Get the recipe for ring-shaped lemon bundt cakes

  • Vegetable Dumplings 9 of 13
    Ginger-Pork-Dumplings

    Because dumplings resemble the gold ingots that were once China'’s currency, eating them represents the hope for an auspicious new year. If you'’re making them yourself, however, look out: Superstition warns against counting the dumplings for fear that it will lead to scarcity in the new year. Another ancient belief that doubles as a teaching moment: Any bad feelings between family members must be resolved before the dumplings are cooked; if they'’re not, evil spirits will steal them.

    Get the recipe for vegetable dumplings

  • Fish 10 of 13
    Fish

    In China, a whole steamed fish symbolizes a long and healthy life, and oysters and prawns are lucky, too. In Poland, one serves pickled herring at midnight; in Italy, dried salt cod stars in a variety of holiday dishes; and in Germany, you simply can'’t celebrate the day without noshing on carp, which often appears in a stew. Germans take it one step further, though — many tuck a few carp scales into their wallets afterward to keep from running out of money in the following year.

    Get the recipes for the 5 safest fish for your family to eat

  • Grape Ice Cream 11 of 13
    Grapes

    In Spain, New Year’'s Eve means one thing: a whole lot of grapes. At midnight, everyone from grandmothers to teenagers starts popping the fruit into their mouths one by one, in time with the local clock tower'’s chimes. The saying goes that if you manage to swallow all twelve before the last stroke of midnight, you can count on a prosperous year. Today, the custom is also going strong in Portugal, Cuba, Venezuela, and a handful of other countries.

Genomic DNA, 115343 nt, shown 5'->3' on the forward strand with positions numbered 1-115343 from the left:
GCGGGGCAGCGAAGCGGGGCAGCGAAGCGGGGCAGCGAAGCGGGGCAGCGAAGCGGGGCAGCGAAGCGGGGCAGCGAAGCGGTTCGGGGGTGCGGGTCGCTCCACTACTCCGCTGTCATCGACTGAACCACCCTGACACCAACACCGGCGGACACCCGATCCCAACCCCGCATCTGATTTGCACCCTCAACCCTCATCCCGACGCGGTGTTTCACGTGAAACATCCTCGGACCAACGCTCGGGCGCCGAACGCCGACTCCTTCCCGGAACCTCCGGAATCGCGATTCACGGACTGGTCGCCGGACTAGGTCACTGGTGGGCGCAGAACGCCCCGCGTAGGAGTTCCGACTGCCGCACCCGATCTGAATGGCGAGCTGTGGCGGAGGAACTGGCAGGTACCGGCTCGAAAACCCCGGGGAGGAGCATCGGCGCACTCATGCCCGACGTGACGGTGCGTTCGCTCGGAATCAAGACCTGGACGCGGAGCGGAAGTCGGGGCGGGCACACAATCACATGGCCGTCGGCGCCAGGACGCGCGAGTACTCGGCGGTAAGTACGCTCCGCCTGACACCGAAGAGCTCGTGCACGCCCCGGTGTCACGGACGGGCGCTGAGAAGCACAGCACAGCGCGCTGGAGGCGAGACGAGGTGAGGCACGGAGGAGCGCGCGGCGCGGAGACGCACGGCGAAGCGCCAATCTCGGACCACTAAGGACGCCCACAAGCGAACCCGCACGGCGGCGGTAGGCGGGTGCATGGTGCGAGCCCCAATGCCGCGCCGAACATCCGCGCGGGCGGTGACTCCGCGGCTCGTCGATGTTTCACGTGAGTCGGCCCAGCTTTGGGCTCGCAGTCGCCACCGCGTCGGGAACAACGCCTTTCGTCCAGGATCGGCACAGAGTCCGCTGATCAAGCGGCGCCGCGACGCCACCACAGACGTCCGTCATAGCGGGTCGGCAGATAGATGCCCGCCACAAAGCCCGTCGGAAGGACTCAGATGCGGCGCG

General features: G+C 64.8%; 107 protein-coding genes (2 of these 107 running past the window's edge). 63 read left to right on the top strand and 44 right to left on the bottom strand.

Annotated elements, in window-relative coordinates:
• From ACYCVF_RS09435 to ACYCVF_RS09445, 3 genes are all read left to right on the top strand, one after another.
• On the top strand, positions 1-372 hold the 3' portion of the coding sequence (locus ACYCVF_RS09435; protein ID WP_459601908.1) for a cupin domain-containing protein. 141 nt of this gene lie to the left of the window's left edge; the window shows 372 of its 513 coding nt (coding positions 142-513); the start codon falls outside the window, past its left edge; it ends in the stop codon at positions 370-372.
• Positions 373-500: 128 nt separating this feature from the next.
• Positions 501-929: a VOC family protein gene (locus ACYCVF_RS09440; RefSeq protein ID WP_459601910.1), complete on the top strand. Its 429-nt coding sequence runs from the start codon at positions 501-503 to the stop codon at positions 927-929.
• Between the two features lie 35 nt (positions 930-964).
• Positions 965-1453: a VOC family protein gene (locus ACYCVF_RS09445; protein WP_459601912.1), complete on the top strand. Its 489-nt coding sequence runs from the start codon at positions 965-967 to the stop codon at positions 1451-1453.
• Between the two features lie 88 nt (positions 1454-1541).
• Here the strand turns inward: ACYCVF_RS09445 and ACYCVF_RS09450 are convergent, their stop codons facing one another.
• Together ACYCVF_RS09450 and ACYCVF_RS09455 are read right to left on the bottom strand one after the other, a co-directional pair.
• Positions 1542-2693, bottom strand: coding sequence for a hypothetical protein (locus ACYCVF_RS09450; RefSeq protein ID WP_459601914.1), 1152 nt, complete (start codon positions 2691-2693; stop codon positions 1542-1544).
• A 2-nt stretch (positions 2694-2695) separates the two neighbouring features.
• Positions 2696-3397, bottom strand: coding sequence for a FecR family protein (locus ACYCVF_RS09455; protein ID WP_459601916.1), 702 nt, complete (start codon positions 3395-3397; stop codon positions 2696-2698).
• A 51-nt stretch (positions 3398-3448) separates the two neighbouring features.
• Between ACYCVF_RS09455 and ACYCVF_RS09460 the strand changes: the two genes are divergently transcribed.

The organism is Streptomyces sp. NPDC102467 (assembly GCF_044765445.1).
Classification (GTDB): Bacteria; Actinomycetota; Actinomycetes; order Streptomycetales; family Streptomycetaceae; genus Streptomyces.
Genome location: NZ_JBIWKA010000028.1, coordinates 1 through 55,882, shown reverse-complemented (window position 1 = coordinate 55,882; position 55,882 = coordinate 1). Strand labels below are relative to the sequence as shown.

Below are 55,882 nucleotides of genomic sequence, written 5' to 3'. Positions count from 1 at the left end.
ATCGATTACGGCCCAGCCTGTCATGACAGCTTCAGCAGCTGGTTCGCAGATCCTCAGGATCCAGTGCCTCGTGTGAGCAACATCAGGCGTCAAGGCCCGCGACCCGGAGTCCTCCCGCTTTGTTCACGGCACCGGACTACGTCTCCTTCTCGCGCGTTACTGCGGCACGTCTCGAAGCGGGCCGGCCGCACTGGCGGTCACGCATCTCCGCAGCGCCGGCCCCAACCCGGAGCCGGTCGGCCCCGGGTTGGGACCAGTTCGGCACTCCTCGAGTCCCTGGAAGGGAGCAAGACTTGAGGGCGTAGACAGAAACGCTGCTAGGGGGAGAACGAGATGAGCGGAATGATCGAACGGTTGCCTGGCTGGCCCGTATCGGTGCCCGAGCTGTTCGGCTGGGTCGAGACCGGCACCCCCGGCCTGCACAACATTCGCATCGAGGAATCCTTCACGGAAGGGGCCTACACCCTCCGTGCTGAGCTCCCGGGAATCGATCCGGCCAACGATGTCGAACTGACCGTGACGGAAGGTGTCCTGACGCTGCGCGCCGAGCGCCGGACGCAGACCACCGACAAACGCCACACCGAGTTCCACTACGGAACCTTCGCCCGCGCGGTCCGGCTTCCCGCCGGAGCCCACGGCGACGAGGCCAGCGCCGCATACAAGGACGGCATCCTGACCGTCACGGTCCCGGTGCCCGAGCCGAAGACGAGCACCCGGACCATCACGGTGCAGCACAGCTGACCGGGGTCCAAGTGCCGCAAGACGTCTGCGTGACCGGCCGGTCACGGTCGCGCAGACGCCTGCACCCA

Get the recipe for grape ice cream

  • Kale Chips 12 of 13
    Greens

    The leaves of greens are thought to resemble folded money and supposedly portend a rise in economic fortune. In Germany, sauerkraut (pickled cabbage) is a New Year'’s must; in Denmark, it'’s kale sweetened with cinnamon and sugar, and in this country, sautéed collard greens are an integral part of a New Year'’s meal. In Iran and other countries that celebrate the Persian New Year, fresh herbs, which represent fruitfulness in the coming year, find their way into rice dishes and oven-baked omelets.

    Get the recipe for kale chips

  • Braised Pork with Apples and Rosemary 13 of 13
    Pork

    The high fat content in pork signifies wealth and prosperity; plus, pigs push their snouts forward when rooting for food, which represents progress. (In contrast, turkeys and chickens scratch backward for their food. For that reason, and the superstition that happiness will fly away with the birds’' feathers, many people avoid poultry for the New Year). Suckling pig is a favorite at New Year’'s meals in Russia, Austria, Hungary, and Portugal; in Germany, you'’ll find roasted pork and sausages, and in Sweden, pork trotters.

    Get the recipe for braised pork with apples and rosemary